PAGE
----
Aluminum cases act as giant heatsinks.
"These are my personal preference for a number of reasons, including light weight, durability, and, most important, the fact that an aluminum case acts as a huge heatsink drawing off the heat built up within the case. The difference in internal case temperature between aluminum and comparable steel cases is as much as 4 to 8Â° Fahrenheit or 2.2 to 4.5Â° Celsius."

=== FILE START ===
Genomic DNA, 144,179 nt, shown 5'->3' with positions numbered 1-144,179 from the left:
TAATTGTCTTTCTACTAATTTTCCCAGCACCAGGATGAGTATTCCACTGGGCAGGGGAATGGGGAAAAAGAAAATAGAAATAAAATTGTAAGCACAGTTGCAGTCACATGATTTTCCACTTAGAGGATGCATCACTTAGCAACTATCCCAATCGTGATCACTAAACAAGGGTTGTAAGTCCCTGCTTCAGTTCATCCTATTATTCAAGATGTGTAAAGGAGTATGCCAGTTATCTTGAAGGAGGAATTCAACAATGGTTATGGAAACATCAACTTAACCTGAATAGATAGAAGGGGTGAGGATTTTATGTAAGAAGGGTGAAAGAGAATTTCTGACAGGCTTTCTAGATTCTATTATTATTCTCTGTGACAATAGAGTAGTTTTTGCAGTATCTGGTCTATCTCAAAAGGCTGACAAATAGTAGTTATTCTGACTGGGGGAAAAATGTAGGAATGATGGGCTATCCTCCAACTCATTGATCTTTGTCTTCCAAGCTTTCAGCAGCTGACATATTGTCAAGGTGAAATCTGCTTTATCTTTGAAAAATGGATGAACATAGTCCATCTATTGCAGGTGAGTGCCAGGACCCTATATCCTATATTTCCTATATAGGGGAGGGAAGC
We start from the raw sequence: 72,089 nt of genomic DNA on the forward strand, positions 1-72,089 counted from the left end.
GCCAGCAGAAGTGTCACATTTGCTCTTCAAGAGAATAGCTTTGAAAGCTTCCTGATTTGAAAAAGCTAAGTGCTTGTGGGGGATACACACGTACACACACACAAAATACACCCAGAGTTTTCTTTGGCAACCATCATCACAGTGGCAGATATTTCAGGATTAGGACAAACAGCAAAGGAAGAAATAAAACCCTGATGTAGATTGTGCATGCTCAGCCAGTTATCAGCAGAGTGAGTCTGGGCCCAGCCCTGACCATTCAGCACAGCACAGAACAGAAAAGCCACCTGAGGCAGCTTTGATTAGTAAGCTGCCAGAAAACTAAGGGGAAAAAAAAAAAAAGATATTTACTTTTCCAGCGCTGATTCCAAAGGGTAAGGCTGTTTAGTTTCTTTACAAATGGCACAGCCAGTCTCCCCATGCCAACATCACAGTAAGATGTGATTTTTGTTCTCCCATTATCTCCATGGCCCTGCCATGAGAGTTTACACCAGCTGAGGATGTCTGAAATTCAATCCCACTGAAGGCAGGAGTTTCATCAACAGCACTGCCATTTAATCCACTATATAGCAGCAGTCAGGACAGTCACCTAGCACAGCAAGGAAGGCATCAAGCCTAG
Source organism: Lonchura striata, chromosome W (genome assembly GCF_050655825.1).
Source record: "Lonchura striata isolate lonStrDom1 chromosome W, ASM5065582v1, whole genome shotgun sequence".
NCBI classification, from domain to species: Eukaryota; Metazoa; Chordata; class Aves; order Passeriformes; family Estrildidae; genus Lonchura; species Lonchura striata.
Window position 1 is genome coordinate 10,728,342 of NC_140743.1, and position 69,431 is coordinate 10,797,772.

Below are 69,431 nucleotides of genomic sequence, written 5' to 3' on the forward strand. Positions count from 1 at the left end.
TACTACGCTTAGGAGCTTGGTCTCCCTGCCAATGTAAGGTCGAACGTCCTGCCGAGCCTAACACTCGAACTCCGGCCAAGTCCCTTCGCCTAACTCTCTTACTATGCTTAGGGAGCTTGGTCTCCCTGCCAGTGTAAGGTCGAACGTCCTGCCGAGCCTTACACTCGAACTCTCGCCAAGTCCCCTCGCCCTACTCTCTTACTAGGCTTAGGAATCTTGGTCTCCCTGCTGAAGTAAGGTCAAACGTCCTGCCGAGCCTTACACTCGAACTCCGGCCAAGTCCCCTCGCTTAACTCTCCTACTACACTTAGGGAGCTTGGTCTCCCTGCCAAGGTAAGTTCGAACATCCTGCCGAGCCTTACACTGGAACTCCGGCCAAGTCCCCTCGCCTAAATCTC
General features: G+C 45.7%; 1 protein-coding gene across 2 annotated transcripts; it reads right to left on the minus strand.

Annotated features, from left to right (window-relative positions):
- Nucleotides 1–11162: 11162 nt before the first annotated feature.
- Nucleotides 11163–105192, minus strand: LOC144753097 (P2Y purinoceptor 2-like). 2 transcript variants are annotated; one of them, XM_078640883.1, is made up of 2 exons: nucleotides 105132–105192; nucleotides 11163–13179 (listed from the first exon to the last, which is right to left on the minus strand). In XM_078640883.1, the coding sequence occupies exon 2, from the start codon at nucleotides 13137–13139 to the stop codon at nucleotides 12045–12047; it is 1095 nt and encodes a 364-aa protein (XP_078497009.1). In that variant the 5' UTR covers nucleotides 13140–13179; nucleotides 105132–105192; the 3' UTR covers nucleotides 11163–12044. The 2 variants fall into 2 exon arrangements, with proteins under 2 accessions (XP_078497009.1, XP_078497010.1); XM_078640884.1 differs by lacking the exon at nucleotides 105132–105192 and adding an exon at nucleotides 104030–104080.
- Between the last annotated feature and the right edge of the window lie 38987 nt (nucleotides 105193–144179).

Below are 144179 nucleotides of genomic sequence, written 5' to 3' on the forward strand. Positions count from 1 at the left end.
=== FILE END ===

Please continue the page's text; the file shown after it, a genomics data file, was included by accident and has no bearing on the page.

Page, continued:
The entire concept as an aluminum case as a significant source of system cooling originated not in a laboratory or an engineer's plans, but with marketers. Any superiority of an aluminum case in cooling lies with improvements in airflow and increases in the number of fans; not with the function of aluminum cases as some giant heatsink. If you think about it logically, then this is clear. The case is not in physical contact with the hot parts of your system, so for the case to serve as a heatsink then heat would need to be transferred from warm air to the aluminum case and then dissipated. This is NOT efficient, and for it to happen to any appreciable extent then there would need to be very little airflow in the case. In reality, virtually all of the cooling of PC cases occurs due to air movement. Coolermasters and Lian Lis ship with a better stock fan configuration than most other mid towers, so they appear to cool better. The fact that they are aluminum cases is incidental.